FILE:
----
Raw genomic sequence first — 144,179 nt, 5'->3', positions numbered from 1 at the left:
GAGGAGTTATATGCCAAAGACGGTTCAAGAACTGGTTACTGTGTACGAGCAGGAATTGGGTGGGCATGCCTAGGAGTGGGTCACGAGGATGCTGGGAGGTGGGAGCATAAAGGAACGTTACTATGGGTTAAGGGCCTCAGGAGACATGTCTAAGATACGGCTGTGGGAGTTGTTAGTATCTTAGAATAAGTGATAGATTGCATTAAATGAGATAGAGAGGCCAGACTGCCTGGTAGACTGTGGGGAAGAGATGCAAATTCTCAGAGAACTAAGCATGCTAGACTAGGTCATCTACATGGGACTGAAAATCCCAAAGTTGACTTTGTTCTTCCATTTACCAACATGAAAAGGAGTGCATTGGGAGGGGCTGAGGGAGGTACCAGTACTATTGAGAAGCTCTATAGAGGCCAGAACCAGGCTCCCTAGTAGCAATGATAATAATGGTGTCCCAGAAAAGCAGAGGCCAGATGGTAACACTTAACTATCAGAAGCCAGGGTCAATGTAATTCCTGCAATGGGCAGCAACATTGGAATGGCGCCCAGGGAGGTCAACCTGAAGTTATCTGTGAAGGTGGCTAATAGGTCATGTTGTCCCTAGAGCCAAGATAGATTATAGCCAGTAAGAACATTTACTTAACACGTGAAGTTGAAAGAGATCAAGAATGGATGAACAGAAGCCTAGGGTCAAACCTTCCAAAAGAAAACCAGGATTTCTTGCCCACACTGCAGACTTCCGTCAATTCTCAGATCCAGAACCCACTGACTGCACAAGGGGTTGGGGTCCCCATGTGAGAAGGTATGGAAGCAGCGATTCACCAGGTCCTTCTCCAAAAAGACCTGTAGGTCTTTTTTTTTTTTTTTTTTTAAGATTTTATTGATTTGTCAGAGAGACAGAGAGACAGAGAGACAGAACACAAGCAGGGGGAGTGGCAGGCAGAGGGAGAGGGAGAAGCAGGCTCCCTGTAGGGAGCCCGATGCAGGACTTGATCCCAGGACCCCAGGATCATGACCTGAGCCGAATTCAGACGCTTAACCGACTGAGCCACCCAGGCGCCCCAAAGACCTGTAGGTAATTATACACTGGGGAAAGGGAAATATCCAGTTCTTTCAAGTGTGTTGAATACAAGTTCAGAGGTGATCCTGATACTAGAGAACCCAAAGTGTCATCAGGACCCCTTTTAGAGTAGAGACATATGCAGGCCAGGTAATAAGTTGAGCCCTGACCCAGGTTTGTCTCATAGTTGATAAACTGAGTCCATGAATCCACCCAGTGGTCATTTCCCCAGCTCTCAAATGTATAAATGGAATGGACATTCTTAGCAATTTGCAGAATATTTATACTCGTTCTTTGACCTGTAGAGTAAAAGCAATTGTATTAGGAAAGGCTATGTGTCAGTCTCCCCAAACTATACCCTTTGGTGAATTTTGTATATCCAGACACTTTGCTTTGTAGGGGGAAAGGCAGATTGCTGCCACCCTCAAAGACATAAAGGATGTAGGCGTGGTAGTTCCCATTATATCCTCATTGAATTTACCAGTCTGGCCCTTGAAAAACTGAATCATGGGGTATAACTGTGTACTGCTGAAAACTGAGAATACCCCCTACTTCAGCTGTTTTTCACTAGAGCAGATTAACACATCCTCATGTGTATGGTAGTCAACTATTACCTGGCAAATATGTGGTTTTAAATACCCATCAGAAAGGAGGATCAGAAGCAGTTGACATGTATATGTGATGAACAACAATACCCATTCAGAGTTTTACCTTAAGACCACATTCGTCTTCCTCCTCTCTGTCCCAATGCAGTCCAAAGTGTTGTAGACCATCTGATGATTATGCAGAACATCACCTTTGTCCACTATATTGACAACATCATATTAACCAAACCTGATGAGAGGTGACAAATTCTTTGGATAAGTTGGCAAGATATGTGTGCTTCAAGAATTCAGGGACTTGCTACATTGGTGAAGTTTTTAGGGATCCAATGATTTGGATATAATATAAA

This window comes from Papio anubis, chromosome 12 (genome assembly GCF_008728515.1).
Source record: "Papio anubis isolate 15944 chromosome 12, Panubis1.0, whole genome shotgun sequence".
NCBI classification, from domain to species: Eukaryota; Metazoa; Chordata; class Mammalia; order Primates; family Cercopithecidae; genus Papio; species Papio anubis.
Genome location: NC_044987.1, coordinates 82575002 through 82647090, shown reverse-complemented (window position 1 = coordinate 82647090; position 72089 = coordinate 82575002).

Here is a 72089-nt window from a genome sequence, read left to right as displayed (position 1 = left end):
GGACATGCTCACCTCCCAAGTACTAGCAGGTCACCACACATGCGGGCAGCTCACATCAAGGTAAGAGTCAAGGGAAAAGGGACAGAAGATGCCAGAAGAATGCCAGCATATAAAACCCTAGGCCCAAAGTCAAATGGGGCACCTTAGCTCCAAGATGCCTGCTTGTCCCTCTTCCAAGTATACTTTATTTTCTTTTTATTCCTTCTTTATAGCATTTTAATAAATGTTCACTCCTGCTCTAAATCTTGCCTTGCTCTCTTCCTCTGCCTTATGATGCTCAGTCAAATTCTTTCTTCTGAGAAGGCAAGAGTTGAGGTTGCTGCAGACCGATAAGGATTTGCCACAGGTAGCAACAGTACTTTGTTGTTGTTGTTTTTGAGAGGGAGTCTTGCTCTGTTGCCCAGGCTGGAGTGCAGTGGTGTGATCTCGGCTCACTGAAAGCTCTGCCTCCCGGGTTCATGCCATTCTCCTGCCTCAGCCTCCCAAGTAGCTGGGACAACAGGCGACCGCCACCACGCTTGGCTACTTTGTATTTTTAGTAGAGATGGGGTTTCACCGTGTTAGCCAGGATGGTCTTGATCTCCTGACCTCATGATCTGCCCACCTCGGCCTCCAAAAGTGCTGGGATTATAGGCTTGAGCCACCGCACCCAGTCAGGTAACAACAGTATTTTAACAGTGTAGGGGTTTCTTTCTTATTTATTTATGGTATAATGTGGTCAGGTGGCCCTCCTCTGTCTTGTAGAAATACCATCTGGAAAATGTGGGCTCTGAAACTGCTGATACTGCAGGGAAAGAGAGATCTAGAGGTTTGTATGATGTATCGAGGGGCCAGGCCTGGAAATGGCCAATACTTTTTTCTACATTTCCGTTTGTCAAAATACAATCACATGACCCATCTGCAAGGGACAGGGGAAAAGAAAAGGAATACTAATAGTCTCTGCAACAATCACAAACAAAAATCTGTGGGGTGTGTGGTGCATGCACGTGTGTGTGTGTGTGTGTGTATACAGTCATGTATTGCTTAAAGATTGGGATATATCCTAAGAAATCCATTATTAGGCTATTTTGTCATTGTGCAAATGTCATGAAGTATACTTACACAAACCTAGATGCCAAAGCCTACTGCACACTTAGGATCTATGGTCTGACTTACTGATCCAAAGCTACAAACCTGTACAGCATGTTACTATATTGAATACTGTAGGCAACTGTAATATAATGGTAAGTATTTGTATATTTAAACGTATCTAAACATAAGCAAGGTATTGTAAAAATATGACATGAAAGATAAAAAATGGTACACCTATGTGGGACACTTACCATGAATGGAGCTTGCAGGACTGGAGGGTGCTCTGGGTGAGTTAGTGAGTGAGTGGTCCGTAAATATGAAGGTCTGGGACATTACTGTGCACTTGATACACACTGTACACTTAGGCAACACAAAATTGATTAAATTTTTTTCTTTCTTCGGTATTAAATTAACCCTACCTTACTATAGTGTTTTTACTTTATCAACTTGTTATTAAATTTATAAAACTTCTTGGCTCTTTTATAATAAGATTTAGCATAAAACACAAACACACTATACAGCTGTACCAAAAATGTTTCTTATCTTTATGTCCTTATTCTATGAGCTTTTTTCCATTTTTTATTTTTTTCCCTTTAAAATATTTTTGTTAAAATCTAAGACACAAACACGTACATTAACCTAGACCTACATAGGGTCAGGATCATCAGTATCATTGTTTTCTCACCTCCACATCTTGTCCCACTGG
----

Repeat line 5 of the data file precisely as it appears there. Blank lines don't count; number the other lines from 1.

NCBI classification, from domain to species: Eukaryota; Metazoa; Chordata; class Mammalia; order Primates; family Cercopithecidae; genus Papio; species Papio anubis.